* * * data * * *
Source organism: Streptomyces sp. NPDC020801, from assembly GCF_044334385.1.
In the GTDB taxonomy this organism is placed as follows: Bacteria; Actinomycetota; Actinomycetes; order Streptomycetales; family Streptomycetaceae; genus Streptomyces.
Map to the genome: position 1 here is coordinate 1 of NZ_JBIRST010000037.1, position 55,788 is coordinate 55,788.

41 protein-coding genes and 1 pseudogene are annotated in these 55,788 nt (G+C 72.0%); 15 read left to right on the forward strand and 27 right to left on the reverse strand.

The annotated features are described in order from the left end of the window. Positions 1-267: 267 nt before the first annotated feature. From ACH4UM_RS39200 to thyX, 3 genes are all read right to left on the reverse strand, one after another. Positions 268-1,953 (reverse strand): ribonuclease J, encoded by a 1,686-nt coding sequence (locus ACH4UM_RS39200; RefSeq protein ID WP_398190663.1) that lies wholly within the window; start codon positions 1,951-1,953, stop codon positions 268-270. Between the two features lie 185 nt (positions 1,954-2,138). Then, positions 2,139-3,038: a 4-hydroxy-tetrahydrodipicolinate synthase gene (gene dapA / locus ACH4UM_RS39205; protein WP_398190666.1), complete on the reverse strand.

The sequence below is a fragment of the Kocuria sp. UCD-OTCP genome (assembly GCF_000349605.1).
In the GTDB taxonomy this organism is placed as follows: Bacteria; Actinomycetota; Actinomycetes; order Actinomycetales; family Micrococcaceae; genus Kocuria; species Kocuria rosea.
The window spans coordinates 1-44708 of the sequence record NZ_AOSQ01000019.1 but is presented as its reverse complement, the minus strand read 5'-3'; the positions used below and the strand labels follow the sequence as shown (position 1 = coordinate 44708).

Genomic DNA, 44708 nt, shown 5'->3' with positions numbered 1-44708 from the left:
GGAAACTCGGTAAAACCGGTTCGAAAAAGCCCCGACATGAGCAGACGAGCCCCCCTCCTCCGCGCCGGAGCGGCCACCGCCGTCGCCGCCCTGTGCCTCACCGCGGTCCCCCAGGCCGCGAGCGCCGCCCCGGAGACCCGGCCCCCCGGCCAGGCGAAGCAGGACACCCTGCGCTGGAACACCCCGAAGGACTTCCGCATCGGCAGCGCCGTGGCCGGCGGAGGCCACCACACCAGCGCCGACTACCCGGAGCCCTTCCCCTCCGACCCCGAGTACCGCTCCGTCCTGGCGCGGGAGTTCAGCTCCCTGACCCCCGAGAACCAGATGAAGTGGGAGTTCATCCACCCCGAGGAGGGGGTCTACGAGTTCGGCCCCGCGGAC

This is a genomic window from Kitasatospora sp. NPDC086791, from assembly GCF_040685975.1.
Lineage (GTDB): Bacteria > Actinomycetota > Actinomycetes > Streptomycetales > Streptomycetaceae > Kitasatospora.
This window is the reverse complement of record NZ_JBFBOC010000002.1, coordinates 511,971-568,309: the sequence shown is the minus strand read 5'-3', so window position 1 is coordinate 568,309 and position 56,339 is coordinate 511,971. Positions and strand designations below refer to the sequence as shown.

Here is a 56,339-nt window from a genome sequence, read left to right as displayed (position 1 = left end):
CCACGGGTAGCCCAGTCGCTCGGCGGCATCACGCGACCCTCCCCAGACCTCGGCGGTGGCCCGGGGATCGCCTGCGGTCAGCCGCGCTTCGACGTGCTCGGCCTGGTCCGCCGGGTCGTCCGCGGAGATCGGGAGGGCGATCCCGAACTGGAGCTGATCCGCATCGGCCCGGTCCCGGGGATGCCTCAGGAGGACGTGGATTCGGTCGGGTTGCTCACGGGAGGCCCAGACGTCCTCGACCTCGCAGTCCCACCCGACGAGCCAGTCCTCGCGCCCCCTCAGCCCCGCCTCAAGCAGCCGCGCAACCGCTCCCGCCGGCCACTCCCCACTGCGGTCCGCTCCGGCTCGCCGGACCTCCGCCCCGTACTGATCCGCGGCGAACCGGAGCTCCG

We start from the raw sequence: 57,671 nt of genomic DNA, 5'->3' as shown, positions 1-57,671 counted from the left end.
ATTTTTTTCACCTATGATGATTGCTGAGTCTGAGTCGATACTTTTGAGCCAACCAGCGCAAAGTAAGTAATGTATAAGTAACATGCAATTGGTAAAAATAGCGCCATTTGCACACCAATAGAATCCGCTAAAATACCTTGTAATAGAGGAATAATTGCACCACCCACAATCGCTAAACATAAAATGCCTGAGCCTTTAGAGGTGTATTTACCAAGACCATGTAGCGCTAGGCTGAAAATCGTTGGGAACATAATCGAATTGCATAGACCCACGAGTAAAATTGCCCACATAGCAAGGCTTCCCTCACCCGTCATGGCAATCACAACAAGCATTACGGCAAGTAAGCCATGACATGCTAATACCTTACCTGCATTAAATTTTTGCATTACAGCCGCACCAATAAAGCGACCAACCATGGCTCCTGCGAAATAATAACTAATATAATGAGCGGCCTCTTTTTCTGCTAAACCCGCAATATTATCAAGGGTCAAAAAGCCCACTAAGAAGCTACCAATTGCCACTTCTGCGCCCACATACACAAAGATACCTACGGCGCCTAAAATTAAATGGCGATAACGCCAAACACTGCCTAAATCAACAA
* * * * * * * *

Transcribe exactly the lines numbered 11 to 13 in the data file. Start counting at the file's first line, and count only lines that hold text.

This is a genomic window from Kitasatospora sp. NPDC086791, from assembly GCF_040685975.1.
Lineage (GTDB): Bacteria > Actinomycetota > Actinomycetes > Streptomycetales > Streptomycetaceae > Kitasatospora.
This window is the reverse complement of record NZ_JBFBOC010000002.1, coordinates 511,971-568,309: the sequence shown is the minus strand read 5'-3', so window position 1 is coordinate 568,309 and position 56,339 is coordinate 511,971. Positions and strand designations below refer to the sequence as shown.